For as there are two commandments on which hang all the Law and the prophets, love of God and love of our neighbor; not without cause the Scripture mostly puts one for both: whether it be of God only, as is that text, "For we know that all things work together for good to them that love God;" and again, "But if any man love God, the same is known of Him;" and that, "Because the love of God is shed abroad in our hearts by the Holy Ghost which is given unto us;" and many other passages; because he who loves God must both needs do what God has commanded, and loves Him just in such proportion as he does so; therefore he must needs also love his neighbor, because God has commanded it: or whether it be that Scripture only mentions the love of our neighbor, as in that text, "Bear one another's burdens, and so fulfill the law of Christ;" and again, "For all the law is fulfilled in one word, even in this, You shall love your neighbor as yourself;" and in the Gospel, "All things whatsoever ye would that men should do to you, do ye even so to them; for this is the Law and the prophets." And many other passages occur in the sacred writings, in which only the love of our neighbor seems to be commanded for perfection, while the love of God is passed over in silence; whereas the Law and the prophets hang on both precepts. But this, too, is because he who loves his neighbor must needs also love above all else love itself. But "God is love; and he that dwells in love, dwells in God." Therefore he must needs above all else love God.

There is a similar line of reasoning in Augustine's Tractates on the Gospel of John:

Think not then, my brethren, that when the Lord says, "A new commandment I give unto you, that you love one another," there is any overlooking of that greater commandment, which requires us to love the Lord our God with all our heart, and with all our soul, and with all our mind; for along with this seeming oversight, the words "that you love one another" appear also as if they had no reference to that second commandment, which says, "You shall love your neighbor as yourself." For "on these two commandments," He says, "hang all the law and the prophets." But both commandments may be found in each of these by those who have good understanding. For, on the one hand, he that loves God cannot despise His commandment to love his neighbor; and on the other, he who in a holy and spiritual way loves his neighbor, what does he love in him but God?

What Kind of Fallacy is False Dilemma?

Informal fallacies are one of my hobbies -- part of my more general interest in philosophical folklore, good and bad. It is remarkable how much uncritical thinking there is on topics that are often taught in critical thinking courses, and informal fallacies are a good example. It is a reason why I am vehemently opposed to teaching fallacies in most undergraduate courses: handling fallacies properly requires some rather sophisticated logical skill, and even then you often end up in controversial territory. I've argued that a great many taxonomies of fallacies confuse rhetorical tactics with rational errors, for instance, and that some commonly noted fallacies, like false analogy, appear to have no coherent account. So let's look at the 'fallacy of false dilemma' and see what is going on with it.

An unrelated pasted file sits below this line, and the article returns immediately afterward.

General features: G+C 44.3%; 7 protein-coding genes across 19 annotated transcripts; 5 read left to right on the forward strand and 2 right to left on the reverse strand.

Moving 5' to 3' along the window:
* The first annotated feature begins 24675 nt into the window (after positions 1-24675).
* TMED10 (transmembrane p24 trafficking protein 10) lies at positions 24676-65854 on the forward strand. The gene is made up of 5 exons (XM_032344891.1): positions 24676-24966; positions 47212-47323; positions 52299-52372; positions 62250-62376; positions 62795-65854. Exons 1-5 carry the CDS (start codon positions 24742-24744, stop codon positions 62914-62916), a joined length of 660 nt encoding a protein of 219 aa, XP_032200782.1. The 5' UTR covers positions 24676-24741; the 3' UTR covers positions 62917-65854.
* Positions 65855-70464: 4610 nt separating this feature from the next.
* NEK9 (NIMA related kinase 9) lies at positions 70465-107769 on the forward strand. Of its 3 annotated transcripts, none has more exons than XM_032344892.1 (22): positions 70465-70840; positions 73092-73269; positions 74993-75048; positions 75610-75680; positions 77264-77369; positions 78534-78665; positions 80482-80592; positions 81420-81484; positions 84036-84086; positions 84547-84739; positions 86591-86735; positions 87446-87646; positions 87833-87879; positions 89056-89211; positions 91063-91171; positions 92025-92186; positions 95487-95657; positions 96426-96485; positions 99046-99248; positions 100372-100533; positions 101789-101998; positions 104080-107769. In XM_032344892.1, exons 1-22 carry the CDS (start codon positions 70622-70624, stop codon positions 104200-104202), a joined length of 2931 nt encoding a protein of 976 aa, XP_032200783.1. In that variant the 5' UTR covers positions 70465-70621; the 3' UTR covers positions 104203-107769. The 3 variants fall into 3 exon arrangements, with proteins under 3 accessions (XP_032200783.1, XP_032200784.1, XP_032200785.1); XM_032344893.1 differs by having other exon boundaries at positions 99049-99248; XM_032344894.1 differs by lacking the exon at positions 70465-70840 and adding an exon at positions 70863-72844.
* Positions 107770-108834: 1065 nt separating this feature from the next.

The problem, I think, is highlighted, by the IEP's discussion of false dilemma. The example given is:

I want to go to Scotland from London. I overheard McTaggart say there are two roads to Scotland from London: the high road and the low road. I expect the high road would be too risky because it's through the hills and that means dangerous curves. But it's raining now, so both roads are probably slippery. I don't like either choice, but I guess I should take the low road and be safer.

Most people, I think would regard this as perfectly rational. But it's an example in an article on fallacies, so it must be made to fit a fallacy:

This would be fine reasoning is you were limited to only two roads, but you've falsely gotten yourself into a dilemma with such reasoning. There are many other ways to get to Scotland. Don't limit yourself to these two choices. You can take other roads, or go by boat or train or airplane.

This line of thought is utterly baffling. What in the original scenario even remotely suggests that any of these alternatives are real options under the circumstances? The whole structure of discussion here is:

'There are two roads to Scotland, and both have risks, but one seems especially dangerous; so I'll take the safer one.'

'Fallacy! You can also take a boat.'

What kind of analysis of reasoning is that? Not any kind at all; there's no identifiable error in the reasoning, and the ground for calling it a fallacy has nothing to do with the actual reasoning given anyway. But I don't think this is a slip-up; this appears to be just what you usually get in discussions of false dilemma.

Here are the examples gives for the fallacy:

Either you are with me or against me.

We have to spend less on hospitals, otherwise we won't be able to afford education improvements.

These aren't even examples of reasoning! They might possibly be false, but there is nothing about them that's fallacious, because there is nothing about them that is even the right kind of thing for being fallacious. I'm not sure what to make of the more abstract characterization:

Either A or B is true. If A is true, B is therefore false. C is not an option.

The other person is offered a choice where rejecting one item acts as a selection of the other.